The challenge is made more significant by the fact that the resources required to meet these demands are smaller, lower grade, deeper, and faced with an increasing number of other challenges and expectations. The value chains for these commodities and their end products must also be decarbonized, requiring technological innovation and further investment. We must seek out opportunities to work together to make the world safer, cleaner and ultimately more secure.
This has been the spirit in which BHP has sought out these opportunities in recent years. For instance, we are working with Prime Planet Energy and Solutions and Toyota Tsusho Corporation to create a Green Energy Vehicle ecosystem that enhances sustainability, recyclability and traceability. This partnership – which we announced at last year’s forum – is making great progress. We’re encouraged by its potential to promote and progress the energy transition.
I want to also say that when I met with PPES in July I came away so impressed and encouraged by the way in which government, through METI, and Japanese industry have come together to collaborate on a nationally significant effort. BHP is also collaborating with existing partners to decarbonise our shared value chains.
Take steel for example. To decarbonize, the world needs almost twice as much steel – but steelmaking is very emissions-intensive. The world needs to boost steel production while at the same time driving down carbon emissions. We are working with others to support the effort to solve that conundrum. One example of this is our partnership with JFE Steel, a long standing, valued partner to BHP, to support the development of technologies and pathways that can cut emissions by 30 per cent during the steelmaking process. BHP is also investing in early-stage breakthrough zero-carbon steel making processes which, if successful, may have relevance to the Japanese steel industry.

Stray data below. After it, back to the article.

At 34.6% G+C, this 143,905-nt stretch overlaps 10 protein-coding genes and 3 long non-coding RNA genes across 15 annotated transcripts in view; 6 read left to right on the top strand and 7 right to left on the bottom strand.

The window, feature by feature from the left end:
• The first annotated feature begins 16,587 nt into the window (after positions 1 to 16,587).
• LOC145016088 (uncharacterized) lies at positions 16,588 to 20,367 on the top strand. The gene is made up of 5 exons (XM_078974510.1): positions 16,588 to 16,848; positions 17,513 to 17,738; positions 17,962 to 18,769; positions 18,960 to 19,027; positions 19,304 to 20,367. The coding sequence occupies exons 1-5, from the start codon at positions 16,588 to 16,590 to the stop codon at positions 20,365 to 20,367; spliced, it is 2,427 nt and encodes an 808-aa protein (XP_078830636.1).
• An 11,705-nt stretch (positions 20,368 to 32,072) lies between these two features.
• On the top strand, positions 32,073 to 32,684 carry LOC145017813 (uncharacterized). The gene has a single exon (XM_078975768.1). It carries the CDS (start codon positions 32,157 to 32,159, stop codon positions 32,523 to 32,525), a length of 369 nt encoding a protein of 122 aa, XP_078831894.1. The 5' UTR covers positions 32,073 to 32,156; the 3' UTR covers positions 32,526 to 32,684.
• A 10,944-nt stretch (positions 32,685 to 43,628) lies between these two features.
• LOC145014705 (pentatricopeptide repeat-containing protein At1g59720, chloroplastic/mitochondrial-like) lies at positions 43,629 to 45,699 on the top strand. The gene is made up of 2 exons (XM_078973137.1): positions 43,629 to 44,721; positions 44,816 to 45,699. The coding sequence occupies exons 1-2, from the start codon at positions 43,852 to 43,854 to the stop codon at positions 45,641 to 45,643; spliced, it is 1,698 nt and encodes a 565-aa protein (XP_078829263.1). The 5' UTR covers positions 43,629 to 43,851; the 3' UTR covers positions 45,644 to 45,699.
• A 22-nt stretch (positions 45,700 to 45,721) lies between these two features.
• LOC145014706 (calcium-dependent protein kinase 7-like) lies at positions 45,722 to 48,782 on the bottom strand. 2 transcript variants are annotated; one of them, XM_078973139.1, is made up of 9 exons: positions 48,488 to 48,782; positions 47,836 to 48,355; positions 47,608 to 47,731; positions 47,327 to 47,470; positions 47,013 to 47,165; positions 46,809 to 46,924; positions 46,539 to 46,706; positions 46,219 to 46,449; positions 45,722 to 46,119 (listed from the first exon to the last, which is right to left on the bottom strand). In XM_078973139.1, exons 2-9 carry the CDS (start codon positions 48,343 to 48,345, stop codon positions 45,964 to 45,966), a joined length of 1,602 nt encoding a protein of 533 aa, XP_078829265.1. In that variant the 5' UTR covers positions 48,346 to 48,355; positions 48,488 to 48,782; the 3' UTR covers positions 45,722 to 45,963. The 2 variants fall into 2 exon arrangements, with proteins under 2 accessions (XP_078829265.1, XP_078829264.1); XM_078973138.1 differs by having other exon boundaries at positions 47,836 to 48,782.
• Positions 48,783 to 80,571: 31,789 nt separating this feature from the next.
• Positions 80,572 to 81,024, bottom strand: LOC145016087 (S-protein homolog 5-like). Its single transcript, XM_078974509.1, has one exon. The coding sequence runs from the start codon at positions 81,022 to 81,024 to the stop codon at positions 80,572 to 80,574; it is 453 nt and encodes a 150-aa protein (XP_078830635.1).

Finally, BHP is doing what it does best. We are finding and developing the mineral resources required to meet the world’s decarbonization imperative.
Many of these efforts are in collaboration with long-standing Japanese partners:
- Mitsubishi Corporation in the BMA steel making coal joint venture in Queensland;
- Mitsui Bussan and Itochu in our Western Australian iron ore business;
- Mitsubishi Corporation, Nippon Mining and Metals, and Mitsubishi Materials in our Escondida copper mine in Chile; and
- NYK to progress shipping decarbonization across our shared supply chain.
Importantly, we are seeking to lead in producing these critical minerals in the most sustainable way possible. We have made significant inroads in moving to renewable electricity supply to our operations, including roughly half of the electricity being supplied to our Olympic Dam copper operation by 2025 in the Premier’s state of South Australia.
We’ve ceased the use of water from a number of Andean aquifers and now only use desalinated water at our two largest Chilean copper operations, Escondida and our Spence Concentrator, including one with a desalination plant owned and operated 50 per cent by Mitsui, and we are supporting an important desalination project that the South Australian government is progressing.
The world must address head on the threat posed by climate change. That’s going to require minerals. It is essential that those minerals are produced in a sustainable way, and that their associated value chains are stable, reliable and also progressing towards being carbon free.
This need has seen us deepen our levels of collaboration with Japanese partners to levels not seen for many decades. And we continue to explore opportunities to do more together, faster.
This is a challenge though that obviously goes beyond the capacity of businesses alone. We need support and cooperation at a regional and global level. We need governments to develop and implement policies – like the Schuman Declaration – that support investment and the energy transition.
For companies, the partnerships we create must transcend the short-term financial opportunity and focus as well on long-term sustainability. For both business and governments, to paraphrase Schuman, we must focus on creating happiness and prosperity regardless of borders.
In conclusion, decarbonisation is a possibility that must become a reality.
And in some respects, this forum embodies the spirit that will be required of us all to achieve that aim.